Picture it. You’re a first-time mother out in public with your baby. You’re still in that stage where you’re paranoid you didn’t bring everything in the diaper bag and are wondering if your baby is going to behave or cry up a storm. Then, someone asks you, “Is he/she a good baby?”
This is one of those questions that drives me batty and stirs up an urge inside of me to slap someone.
What kind of question is that? It is said there are no stupid questions, but I assert this is a completely asinine one. Like a mom is going to say, “No, my 3 month old is the worst baby ever!” Stupid, stupid, stupid.
Oh, and If you’re wondering what a good baby is, the answer is that ALL BABIES ARE GOOD BABIES. A baby’s habits, likes or dislikes, or time of milestone achievement doesn’t equate them with being a good baby.
Your baby isn’t fond of strangers? Okay! Your baby is laid back and lets anyone hold them? Alright!
Your baby is breastfed? Yummy! You’ve opted to formula-feed? Tasty!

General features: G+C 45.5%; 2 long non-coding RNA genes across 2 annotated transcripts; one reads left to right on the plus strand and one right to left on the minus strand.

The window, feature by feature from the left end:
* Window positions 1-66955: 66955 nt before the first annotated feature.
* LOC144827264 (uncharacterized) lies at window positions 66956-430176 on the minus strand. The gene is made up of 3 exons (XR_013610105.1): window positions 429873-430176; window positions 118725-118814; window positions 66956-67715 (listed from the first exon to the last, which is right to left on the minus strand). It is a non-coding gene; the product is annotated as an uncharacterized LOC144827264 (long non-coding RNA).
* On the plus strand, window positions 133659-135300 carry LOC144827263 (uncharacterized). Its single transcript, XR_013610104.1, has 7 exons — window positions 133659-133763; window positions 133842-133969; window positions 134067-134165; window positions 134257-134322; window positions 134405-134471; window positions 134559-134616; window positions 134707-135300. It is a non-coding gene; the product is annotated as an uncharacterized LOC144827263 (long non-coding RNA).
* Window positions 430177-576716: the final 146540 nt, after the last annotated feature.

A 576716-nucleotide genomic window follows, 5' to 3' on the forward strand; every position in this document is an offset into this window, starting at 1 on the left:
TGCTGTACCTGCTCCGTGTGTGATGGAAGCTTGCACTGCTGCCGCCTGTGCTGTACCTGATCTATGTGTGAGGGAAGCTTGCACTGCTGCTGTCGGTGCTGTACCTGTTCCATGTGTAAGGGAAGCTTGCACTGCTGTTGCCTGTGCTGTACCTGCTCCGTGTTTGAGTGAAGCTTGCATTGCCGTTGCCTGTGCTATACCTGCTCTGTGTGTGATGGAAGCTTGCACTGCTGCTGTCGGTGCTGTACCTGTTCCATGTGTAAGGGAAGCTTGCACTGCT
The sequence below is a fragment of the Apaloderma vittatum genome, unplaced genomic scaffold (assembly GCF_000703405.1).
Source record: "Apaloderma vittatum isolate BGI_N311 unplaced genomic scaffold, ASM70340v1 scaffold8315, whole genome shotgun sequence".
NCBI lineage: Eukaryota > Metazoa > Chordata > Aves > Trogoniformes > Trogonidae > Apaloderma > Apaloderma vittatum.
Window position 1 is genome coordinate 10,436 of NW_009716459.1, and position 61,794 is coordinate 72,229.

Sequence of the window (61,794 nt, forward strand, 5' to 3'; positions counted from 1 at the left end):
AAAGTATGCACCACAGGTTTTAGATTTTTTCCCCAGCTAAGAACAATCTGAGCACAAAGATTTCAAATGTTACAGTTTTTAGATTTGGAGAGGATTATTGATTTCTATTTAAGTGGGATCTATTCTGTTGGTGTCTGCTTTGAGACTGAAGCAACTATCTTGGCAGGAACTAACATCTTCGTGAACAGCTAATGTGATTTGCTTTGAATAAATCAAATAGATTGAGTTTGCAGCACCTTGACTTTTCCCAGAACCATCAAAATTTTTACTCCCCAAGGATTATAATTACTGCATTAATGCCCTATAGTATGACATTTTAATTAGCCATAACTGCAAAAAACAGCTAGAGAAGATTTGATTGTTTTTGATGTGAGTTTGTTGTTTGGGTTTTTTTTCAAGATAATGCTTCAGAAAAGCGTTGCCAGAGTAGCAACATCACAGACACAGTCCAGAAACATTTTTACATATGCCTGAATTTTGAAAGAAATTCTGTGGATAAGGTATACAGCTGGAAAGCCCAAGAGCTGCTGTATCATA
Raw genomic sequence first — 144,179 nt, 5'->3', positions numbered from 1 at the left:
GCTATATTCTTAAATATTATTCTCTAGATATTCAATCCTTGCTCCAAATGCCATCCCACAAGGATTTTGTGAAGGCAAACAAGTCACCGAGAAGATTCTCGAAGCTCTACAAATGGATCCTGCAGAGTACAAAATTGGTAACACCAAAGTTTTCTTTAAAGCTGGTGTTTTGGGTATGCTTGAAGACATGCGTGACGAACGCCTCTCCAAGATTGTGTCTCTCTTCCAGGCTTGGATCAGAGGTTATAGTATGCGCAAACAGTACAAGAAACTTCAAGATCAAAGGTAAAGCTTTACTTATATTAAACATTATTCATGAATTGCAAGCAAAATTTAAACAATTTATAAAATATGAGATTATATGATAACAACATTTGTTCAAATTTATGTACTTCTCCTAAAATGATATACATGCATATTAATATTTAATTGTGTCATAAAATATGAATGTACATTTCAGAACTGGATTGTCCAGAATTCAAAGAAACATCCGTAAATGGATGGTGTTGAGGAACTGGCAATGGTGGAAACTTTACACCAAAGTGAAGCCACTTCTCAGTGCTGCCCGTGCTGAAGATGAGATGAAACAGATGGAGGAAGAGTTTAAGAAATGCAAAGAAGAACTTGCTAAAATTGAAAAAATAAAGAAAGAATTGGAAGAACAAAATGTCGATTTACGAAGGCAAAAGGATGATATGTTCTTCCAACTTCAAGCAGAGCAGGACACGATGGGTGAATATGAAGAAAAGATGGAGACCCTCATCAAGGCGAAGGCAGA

Your baby sleeps through the night? Great! More rest for you. Your baby doesn’t sleep through the night yet? Great! More squish cuddles for you.
Your baby has rolls? Cute! Your baby is slim? Adorable!
Your baby loves car rides in their car seat? Super! Your baby doesn’t like their car seat at all? No problem!
Your baby learned to walk at 9 months? Good for them! Your baby learned to walk at 16 months? Good for them!
I could list these things all day, but I’m sure you see where I’m going with this.
Every child is unique and learns at a different capacity. Don’t make a new mother feel inadequate and second guess her ability as a parent. Don’t allow her to question if she’s somehow failed at parenting because her baby doesn’t sleep through the night, or doesn’t like strangers holding them. That is their baby’s personality. That is who they are, and that special tiny human should be cherished for their individuality. The mother should be praised for giving life to a precious and remarkable little soul and for being strong and trekking through this crazy journey of motherhood with her head held high.
So, next time you want to break the ice with a new mom, try complimenting her strength as a mother or her child’s bright eyes. A little common courtesy and compassion go a long way in reassuring a first-time mom .